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A Long Recovery

Growing up I was always the kind of kid who enjoyed pushing limits and boundaries, much to my mom’s dismay. I didn’t enjoy the normal childhood activities like soft ball or soccer, I always wanted more. I would often be seen around the local parks on skate boards, and return home covered in bruises, scrapes and grazes.

My mom would beg me to take it easy, but this seemed to spur me on to what I considered to be bigger and better things, while my mom would say that each new hobby was more dangerous than the last and that I was asking for trouble.

I have an uncle who is only ten years older than me, and he had a similar outlook on life. He owns a successful business, he doesn’t have any kids, so each Christmas I would receive an unbelievable present. When I was 12 he bought me a motocross bike. My mom was so angry, I had never seen her react like it, but while she was angry, she knew she couldn’t break my heart and take the bike away from me.

Along with the bike he had the sense to buy all of the relevant safety gear. This gift would go on to change my life. I ended up taking to riding the bike very well. After only just two years riding, I was signed on a youth contract, three years on from that, I would go on to sign my first professional contract. My mom was always worried, she would constantly ask me to find something else to focus on, something that wasn’t dangerous, but she knew her pleas fell on deaf ears, I had always pushed myself, and now I had a career which would allow me to push myself to the limits every day.

A Short Lived Dream

I enjoyed three successful years as a professional motocross rider. All of my dreams were coming true. I won race after race and secured the championship in my third year as a professional. The next season was planned to be my biggest yet. As normal, training was stepped up two months prior to the start of the season, and everything was going to plan.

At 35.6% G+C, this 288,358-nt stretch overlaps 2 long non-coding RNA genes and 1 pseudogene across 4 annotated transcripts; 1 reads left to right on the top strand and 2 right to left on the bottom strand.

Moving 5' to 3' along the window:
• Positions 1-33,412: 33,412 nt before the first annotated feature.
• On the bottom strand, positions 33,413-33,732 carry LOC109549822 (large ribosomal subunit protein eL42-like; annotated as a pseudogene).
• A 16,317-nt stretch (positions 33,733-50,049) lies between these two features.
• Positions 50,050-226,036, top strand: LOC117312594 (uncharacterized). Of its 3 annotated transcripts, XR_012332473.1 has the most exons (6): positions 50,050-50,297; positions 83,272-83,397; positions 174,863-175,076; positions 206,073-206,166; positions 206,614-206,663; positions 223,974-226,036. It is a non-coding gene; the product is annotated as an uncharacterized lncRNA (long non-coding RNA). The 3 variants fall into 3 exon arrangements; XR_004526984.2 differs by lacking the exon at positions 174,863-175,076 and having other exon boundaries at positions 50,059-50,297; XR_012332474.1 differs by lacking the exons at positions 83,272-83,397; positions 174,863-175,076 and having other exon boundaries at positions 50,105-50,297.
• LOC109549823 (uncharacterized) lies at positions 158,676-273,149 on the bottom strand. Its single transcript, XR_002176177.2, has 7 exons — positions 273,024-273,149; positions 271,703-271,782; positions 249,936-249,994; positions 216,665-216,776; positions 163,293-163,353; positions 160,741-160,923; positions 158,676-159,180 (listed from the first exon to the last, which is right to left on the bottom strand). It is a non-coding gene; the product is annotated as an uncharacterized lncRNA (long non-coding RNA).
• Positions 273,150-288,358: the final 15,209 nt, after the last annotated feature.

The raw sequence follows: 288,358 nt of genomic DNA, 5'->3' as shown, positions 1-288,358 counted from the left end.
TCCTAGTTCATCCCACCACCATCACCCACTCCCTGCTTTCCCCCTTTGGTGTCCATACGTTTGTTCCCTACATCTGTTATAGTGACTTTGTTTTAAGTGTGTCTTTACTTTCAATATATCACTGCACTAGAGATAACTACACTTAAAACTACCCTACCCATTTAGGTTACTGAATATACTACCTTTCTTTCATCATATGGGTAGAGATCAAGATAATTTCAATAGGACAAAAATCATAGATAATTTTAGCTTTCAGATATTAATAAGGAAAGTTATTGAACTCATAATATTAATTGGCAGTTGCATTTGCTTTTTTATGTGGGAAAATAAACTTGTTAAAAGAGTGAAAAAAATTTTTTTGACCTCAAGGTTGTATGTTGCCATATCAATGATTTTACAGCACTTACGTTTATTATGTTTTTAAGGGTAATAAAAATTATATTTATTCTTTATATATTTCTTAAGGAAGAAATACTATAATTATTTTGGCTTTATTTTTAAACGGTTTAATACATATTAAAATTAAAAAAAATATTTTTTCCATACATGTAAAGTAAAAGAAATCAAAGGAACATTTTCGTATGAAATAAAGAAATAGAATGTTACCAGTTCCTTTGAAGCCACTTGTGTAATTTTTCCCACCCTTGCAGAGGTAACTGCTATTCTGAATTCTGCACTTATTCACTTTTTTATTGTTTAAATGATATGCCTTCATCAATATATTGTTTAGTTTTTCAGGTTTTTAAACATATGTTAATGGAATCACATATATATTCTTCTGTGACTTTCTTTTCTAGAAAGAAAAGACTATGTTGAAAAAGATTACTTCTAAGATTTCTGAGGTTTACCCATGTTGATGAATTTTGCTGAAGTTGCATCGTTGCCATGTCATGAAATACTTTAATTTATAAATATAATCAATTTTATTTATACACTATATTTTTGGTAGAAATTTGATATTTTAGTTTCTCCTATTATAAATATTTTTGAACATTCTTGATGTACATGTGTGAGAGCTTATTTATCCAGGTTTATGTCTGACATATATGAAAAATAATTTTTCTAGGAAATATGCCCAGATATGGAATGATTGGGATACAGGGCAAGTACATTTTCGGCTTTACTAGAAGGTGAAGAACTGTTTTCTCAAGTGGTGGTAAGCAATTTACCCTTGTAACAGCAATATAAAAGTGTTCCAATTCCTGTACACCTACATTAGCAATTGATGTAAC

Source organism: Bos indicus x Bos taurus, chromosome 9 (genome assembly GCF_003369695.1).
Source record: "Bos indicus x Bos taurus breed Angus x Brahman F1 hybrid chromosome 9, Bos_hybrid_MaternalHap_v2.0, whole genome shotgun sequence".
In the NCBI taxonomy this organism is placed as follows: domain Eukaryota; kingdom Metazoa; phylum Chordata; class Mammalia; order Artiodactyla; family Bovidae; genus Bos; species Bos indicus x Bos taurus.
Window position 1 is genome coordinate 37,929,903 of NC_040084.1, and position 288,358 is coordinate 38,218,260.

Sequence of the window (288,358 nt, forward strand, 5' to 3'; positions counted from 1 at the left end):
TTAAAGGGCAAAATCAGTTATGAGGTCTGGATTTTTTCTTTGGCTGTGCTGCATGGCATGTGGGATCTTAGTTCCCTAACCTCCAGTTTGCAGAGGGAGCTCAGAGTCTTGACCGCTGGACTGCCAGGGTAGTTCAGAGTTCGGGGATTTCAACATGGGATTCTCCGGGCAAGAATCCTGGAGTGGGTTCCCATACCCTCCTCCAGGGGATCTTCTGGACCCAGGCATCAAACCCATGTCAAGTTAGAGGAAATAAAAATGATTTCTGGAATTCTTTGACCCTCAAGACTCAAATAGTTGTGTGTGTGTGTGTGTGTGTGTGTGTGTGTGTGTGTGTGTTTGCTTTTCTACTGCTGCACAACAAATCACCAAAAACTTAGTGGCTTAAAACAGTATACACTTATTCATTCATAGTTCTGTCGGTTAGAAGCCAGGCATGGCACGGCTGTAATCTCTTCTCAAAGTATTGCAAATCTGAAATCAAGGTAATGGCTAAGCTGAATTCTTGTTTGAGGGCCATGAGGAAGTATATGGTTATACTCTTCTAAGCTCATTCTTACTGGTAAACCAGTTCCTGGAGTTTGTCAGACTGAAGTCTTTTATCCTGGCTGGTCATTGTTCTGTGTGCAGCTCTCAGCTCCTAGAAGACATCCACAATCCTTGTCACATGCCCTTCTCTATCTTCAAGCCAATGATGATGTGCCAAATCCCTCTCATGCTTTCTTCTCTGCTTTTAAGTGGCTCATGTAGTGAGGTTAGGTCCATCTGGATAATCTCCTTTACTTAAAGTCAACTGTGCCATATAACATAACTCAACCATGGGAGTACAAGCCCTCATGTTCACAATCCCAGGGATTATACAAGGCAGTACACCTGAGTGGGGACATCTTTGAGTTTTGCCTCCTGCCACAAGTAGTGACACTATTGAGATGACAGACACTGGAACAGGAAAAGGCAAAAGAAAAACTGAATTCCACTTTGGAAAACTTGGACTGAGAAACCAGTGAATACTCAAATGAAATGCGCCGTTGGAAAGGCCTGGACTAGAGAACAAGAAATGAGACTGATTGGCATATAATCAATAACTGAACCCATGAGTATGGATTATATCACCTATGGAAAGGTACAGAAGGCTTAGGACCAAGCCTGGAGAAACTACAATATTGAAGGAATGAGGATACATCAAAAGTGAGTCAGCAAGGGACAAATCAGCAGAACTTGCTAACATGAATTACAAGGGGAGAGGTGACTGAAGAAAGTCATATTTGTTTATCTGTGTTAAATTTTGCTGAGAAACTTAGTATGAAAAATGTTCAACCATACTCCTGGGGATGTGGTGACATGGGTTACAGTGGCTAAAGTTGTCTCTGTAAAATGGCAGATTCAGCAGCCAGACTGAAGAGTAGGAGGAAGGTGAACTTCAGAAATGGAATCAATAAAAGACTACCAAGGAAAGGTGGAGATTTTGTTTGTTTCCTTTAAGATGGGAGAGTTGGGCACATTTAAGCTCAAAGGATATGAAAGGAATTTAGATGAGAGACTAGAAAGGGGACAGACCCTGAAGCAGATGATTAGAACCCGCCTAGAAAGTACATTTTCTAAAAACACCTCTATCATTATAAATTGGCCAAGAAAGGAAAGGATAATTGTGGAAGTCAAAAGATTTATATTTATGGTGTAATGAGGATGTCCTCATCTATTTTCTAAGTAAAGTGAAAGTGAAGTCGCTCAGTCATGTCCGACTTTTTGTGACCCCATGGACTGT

Two weeks before the first race, my world came crashing down. I was on my way to a family meal when I was involved in a car crash, a drunk driver smashed into the back of my vehicle. I suffered a broken leg, a broken arm, cracked 6 ribs, suffered a punctured lung and slipped two discs in my back.

It was typical, my mom’s worst nightmare had come true, but it wasn’t my fault. My sponsor was amazing, they did everything they could to help with my recovery, I was determined to get back racing as soon as possible.

Recovery

My recovery would turn out to be a long and drawn out process. My leg had to have a metal plate inserted and while this was delaying my recovery, the main problem to getting back on my bike was the back injuries I suffered. I had physio session after physio session but still had problems with mobility. After six months all of my other injuries had healed, but my back continued to cause me problems.

A year after the accident had passed, I was still receiving physiotherapy twice a week. Thankfully I was insured so all of the medical expense was taken care of. After each session my back would feel great, but the next day I would seem to be back to square one. My therapist suggested I buy a supporting mattress for my back, apparently your body heals more than you could imagine during your sleep.

I searched the internet for some advice and found a website, http://www.wakeupinabetterway.org/, here I found lots of information on different types of mattress available and I soon had a top recommended model of my own.

Unfortunately, while the mattress helped, it didn’t solve the problems and worst fears came true. The doctor said if I valued being able to walk, I shouldn’t get back on a motorbike again. If had one small accident, it could paralyse me.

I have since taken a job with a drink drive awareness charity, I go from school to school telling the kids about the dangers surrounding this subject. I am living proof that drinking and driving can ruin someone’s life. I was one of the lucky ones. My mom is much happier now I have a safe and steady job, and I manage to get my adrenaline fill by helping to train up and coming motocross talents.